Institute for Measurement, Control and Microtechnology
University of Ulm
Many technical systems exhibit temporal as well as spatial dynamics. This in particular concerns multiphysics systems where several physical effects are involved. Typical examples are chemical fixed-bed reactors, inductive heating or biomedical hyperthermia treatment. These so-called distributed-parameter systems are typically described by partial differential equations (PDE), which renders the dynamic optimization of these processes, for instance, to perform energy efficient setpoint changes, a difficult numerical task. This issue is further sharpened in the case of complex geometries or the presence of state/control constraints. The talk presents a “first-optimize-then-discretize” approach towards this problem by deriving the optimality conditions of the original PDE problem formulation. This allows for an elegant numerical solution using a tailored projected gradient method that outsources the numerical solution of the optimality conditions to dedicated FEM software. An advantage of this approach is the straightforward handling of complex geometries. The approach is presented in simulation studies for the inductive heating and surface hardening of a gear wheel. In addition, the talk presents first extensions of this approach to account for state constraints by using a tailored state transformation that inherently satisfies the constraints.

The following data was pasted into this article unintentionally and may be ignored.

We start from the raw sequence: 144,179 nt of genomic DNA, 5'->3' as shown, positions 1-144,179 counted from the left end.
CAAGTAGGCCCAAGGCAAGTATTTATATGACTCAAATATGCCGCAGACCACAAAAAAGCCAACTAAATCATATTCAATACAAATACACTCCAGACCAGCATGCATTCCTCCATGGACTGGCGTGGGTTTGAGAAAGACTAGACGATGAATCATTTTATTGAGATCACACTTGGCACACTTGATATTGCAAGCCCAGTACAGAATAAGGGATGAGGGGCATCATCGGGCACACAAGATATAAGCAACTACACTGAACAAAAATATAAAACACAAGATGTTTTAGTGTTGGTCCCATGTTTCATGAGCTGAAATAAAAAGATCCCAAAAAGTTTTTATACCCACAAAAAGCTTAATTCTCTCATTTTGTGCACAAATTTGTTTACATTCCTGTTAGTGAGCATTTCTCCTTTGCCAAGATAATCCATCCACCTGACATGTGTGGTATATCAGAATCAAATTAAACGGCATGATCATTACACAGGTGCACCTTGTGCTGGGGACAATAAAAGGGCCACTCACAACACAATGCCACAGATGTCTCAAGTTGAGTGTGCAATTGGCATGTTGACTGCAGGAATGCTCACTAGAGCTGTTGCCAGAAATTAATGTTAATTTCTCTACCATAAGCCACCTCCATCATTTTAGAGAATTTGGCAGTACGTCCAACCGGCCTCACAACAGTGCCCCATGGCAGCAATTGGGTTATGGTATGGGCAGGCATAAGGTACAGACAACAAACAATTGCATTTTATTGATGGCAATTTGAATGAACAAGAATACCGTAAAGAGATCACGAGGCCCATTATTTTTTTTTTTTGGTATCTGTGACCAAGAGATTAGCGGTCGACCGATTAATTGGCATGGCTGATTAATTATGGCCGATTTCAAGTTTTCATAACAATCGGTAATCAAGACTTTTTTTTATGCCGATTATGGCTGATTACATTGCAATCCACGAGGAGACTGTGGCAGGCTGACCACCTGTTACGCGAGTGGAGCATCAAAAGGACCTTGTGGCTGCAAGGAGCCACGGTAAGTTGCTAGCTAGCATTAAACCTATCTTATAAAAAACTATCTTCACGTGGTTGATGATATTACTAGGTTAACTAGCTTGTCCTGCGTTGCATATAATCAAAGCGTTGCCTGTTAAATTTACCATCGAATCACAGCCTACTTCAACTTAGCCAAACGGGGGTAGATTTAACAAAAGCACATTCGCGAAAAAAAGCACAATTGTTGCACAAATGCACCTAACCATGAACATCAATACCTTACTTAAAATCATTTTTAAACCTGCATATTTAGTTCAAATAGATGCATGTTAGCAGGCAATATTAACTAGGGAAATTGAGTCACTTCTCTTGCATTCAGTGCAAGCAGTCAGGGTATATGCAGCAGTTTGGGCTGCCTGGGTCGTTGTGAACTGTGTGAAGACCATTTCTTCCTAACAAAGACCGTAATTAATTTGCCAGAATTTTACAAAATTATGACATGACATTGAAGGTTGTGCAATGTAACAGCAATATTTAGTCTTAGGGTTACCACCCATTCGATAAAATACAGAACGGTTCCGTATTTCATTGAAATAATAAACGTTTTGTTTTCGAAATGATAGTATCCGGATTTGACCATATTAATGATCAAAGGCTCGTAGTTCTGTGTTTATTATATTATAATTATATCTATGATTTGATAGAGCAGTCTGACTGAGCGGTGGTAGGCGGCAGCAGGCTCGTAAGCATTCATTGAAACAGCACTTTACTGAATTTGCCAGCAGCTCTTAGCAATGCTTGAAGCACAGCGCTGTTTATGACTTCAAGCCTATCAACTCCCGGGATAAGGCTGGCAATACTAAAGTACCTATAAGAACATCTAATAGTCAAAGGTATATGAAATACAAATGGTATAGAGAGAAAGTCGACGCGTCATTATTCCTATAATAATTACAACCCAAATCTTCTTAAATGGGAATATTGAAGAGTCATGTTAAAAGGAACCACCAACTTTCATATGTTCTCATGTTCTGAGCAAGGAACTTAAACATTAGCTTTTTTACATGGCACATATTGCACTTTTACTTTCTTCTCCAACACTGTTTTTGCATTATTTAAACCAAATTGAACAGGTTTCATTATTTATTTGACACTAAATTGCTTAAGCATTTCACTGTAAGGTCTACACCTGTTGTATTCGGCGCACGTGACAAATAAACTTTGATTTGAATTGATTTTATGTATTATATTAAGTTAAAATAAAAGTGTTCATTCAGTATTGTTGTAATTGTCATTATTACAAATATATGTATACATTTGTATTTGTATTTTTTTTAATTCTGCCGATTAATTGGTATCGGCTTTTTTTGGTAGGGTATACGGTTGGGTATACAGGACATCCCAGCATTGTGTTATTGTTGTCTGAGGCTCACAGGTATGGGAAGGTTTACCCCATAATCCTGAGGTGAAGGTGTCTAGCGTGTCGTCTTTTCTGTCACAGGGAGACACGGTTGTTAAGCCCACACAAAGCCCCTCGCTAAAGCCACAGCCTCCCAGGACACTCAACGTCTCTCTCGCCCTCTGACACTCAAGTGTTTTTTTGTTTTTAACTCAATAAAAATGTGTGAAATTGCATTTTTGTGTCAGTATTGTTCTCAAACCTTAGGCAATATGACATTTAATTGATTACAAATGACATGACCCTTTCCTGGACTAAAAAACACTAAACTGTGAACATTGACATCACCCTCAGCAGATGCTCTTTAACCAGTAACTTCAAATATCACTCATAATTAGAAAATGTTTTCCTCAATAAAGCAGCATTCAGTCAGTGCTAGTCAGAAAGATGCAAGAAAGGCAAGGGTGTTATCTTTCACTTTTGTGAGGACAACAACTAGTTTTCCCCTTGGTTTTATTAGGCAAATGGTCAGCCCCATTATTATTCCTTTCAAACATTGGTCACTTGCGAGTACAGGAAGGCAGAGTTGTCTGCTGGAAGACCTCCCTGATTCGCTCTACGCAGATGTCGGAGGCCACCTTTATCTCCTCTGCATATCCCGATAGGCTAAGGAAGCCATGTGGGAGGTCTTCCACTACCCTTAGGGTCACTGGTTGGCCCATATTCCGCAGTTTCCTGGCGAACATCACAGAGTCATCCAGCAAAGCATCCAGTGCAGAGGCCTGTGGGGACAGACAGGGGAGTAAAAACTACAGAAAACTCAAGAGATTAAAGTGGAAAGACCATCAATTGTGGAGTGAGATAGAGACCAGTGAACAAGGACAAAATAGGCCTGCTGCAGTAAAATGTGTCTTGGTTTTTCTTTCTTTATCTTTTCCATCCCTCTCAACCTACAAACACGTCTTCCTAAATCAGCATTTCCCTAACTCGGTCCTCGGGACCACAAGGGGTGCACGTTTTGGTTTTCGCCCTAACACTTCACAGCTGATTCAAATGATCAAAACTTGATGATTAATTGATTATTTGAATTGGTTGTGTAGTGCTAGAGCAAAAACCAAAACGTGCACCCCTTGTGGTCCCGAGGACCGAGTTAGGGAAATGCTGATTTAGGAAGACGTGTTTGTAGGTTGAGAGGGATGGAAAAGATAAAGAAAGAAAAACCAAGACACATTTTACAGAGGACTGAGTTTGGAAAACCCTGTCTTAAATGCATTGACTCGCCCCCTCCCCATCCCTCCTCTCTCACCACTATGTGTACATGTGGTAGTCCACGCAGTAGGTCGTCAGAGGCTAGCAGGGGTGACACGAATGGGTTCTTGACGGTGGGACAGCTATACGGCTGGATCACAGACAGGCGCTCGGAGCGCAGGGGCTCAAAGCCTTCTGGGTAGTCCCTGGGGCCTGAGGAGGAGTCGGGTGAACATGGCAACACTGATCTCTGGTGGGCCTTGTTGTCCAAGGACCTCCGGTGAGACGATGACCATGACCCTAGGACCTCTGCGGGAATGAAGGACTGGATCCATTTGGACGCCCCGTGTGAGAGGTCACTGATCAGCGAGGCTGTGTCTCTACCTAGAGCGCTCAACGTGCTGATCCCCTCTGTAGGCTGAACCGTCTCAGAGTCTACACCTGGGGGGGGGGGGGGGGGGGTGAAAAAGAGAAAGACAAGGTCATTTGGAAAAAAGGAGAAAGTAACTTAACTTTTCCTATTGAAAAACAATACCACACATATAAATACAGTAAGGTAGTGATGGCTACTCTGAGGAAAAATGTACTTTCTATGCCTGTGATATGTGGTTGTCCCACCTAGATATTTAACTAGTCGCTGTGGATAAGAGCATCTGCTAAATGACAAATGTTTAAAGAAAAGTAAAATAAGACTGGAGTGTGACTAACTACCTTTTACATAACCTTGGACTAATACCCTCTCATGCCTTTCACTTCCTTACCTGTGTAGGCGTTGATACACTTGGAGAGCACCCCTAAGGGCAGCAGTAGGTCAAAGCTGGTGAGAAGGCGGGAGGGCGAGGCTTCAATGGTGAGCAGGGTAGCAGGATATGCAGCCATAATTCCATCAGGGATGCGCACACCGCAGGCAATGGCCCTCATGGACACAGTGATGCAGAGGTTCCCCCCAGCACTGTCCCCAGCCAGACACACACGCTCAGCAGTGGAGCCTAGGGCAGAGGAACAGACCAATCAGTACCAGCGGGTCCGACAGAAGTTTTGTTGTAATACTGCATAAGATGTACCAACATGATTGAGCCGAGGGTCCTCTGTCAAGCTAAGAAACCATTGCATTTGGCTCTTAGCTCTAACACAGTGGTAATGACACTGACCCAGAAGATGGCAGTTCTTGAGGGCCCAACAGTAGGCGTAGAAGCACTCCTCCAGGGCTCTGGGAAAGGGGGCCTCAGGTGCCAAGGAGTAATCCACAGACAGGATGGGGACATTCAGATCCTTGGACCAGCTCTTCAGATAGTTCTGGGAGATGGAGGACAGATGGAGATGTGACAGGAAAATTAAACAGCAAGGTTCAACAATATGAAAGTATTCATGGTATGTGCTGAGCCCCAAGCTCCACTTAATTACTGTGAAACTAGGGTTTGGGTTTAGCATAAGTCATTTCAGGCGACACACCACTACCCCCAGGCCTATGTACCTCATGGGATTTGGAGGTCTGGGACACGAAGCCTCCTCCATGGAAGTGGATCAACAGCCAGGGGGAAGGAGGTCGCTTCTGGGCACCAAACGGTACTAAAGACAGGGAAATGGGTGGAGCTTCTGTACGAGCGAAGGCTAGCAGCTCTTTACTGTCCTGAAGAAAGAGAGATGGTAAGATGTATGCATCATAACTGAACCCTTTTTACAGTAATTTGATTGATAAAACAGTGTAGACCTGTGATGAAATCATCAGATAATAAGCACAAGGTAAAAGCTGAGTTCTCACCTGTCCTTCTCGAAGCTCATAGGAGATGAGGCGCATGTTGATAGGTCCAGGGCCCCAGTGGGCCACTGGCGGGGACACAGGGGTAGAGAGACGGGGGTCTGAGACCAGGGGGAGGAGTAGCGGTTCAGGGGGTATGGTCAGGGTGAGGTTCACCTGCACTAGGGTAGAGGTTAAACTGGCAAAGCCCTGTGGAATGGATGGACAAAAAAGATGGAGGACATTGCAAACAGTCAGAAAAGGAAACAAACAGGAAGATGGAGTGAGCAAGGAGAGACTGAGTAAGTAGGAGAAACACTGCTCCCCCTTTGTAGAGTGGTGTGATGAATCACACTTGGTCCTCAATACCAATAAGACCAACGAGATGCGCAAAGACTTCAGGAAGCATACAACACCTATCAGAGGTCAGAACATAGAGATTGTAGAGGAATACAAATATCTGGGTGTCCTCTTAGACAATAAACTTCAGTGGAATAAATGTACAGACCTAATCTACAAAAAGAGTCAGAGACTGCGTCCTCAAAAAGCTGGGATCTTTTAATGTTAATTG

Knut Graichen received the diploma in Engineering Cybernetics as well as the Ph.D. degree from the University of Stuttgart in 2002 and 2006. During 2007 he was working as a postdoc at the Centre Automatique et Systèmes at Ecole des Mines in Paris (France) and from 2008 until 2010 as a senior researcher at the Automation and Control Institute of the Vienna University of Technology (Austria). Since 2010 he holds a professorship at the University of Ulm in the Faculty of Engineering and Computer Science. His main research interests are in nonlinear and optimal control s well as model predictive control with applications in mechatronics and chemical engineering.
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